The UK has now left the European Union and completed its post-exit transition period. This means that statutory changes passed by the UK government have become effective, bringing an end to the direct jurisdiction of EU institutions and treaties in the UK. UK courts are now able to diverge from EU competition law, and EC decisions issued after the UK’s Brexit transition period are no longer binding on UK courts. However, there are a number of grandfathering provisions which will preserve elements of the pre-Brexit framework, and UK courts will be free to have regard to EU jurisprudence in applying competition law in the UK. Importantly, decisions of the EC issued prior to the end of the Brexit transition will still be binding in the UK courts. In addition, if alleged breaches of EU competition law took place before the end of the transition period, the UK courts will be required to apply EU law as at the end of the transition. The UK’s exit from the EU has also given the UK competition authorities freedom to conduct investigations and market studies in areas of interest to the EU autonomously from the EC. The Competition and Markets Authority (CMA) has taken a renewed interest in digital markets and online platforms (eg, its market study into Apple and Google’s mobile ecosystems) and further decisions can be expected in this area, with litigation to follow, in the coming years. Where the CMA is not investigating, the EC can no longer intervene to stay standalone claims brought in the UK courts, making the jurisdiction increasingly attractive as a forum for antitrust claims with a global reach.
Claims based on an abuse of a dominant position
In Europe and beyond, as competition regulators switch their focus to the big technology companies and increase the number of investigations based on abuse of a dominant position, the number of antitrust litigation claims based on such allegations has increased. Such claims are not limited to follow-on damages claims, but encompass standalone damages claims and/or injunction applications to prevent an alleged abuse of a dominant position, often as a matter of urgency. Such injunction applications are often settled privately, without a court hearing, and never see the light of day. However, most of these claims are unsuccessful and the cost consequences in those jurisdictions that order costs to be paid by the losing party (including in the UK) can be significant. As a result, such claims – particularly on a standalone basis – should be considered very carefully.
Trends in antitrust investigations
In recent years, authorities around the globe have been focused on investigating a number of prominent technology companies, including the EC’s investigations into Apple’s App Store Rules and Apple Pay, the US DOJ and State Attorneys General filing a civil antitrust lawsuit relating to alleged exclusionary practices in the search and search advertising markets, and the UK’s CMA opening investigations into both Google and Apple over suspected anti-competitive behaviour. There has also been a particular focus in Europe and the UK in recent years on investigations into pharmaceutical companies, principally focusing on allegations of excessive pricing and/or anti-competitive agreements. These investigations may lead to follow-on damages claims.
The majority of cartel damages claims are settled prior to the trial hearing. In the more significant claims in terms of value of sales and quantum claimed, it may take many years to arrive at the point where a principled settlement can be achieved, which is a genuine estimate of the claimant’s loss, including an assessment of the extent to which such loss has been passed on to third parties. Such a principled assessment will require the parties to go through the steps of disclosure of documents, factual witness statements and expert economic reports to quantify the loss suffered (potentially, in addition to interlocutory applications on issues such as jurisdiction and/or limitation). In lower-value claims, parties may consider it worth trying to achieve a settlement in advance of doing the bulk of such work, particularly where the legal costs of years of trial preparation might exceed the value of the claim itself.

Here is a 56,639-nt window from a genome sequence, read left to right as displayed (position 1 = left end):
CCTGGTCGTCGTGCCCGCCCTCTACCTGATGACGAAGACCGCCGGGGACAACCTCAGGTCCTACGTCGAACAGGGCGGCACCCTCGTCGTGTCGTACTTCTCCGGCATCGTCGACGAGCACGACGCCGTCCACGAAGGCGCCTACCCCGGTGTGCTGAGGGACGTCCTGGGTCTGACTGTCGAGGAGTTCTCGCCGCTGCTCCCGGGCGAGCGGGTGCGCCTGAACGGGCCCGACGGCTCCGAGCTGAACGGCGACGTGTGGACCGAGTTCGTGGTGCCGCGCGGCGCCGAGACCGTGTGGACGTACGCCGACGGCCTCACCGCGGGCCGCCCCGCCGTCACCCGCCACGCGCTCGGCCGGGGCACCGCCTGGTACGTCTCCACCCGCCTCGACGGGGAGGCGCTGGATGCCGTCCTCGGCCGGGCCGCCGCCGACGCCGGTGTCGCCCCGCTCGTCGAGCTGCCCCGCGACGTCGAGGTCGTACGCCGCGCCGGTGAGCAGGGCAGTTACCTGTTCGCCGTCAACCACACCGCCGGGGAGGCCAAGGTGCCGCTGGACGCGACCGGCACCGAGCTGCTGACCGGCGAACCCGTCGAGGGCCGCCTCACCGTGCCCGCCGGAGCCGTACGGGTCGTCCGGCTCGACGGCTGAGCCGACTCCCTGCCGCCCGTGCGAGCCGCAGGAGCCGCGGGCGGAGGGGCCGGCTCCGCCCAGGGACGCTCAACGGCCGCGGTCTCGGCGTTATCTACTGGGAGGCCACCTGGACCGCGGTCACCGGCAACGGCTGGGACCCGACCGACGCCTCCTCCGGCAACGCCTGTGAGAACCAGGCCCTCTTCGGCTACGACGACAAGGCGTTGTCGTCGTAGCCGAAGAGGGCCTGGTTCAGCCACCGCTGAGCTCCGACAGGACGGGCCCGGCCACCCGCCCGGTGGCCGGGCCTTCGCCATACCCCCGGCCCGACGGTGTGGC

The presence of specialist (often US) claimant firms in an increasing number of European jurisdictions and the growth in litigation funding (generally, but specifically in the context of antitrust damages claims) are having a significant impact on the strategy for managing such claims.
Antitrust litigation in other jurisdictions
Other jurisdictions seeing an increasing volume of antitrust litigation include Israel and some jurisdictions in Latin America which have active national competition authorities, including Argentina, Brazil, and Mexico. Israel also has a class action regime and the claimant lawyers are beginning to focus on antitrust claims.
Antitrust litigation post-pandemic
Many of the legal issues arising from the pandemic to date concerned consumer law issues (rather than competition law issues), such as price gouging. Many businesses have considered co-ordinating their activities with others in response to the pandemic. This may have entailed the development of common standards, exchanging sensitive information, and co-ordination to address supply chain issues. However, where businesses are rivals or co-operation could otherwise result in the disclosure or receipt of competitors’ competitively sensitive information, such collaboration could amount to competition law infringements. Many competition authorities around the world, including the CMA in the UK, and the EC, have taken a reinvigorated interest in potential competition law breaches affecting consumer prices as the world adjusts to post-pandemic economic conditions. The CMA has stated that it will consider any evidence that companies have broken competition law, for example by charging excessive prices, and take appropriate action. Follow-on damages claims may follow from any such enforcement action. The last financial crisis resulted in the largest global cartels in terms of volume and value at the time: the Libor cartel and the foreign exchange cartel. It remains to be seen whether the next financial crisis will result in an increase in cartels and cartel damages litigation. However, the usual motivation for cartels in a financial crisis ‒ falling profit margins ‒ combined with increased working from home and the risk of lighter-touch compliance in the new post-pandemic circumstances is a potentially toxic combination which may well lead to an increase in cartel damages claims in years to come.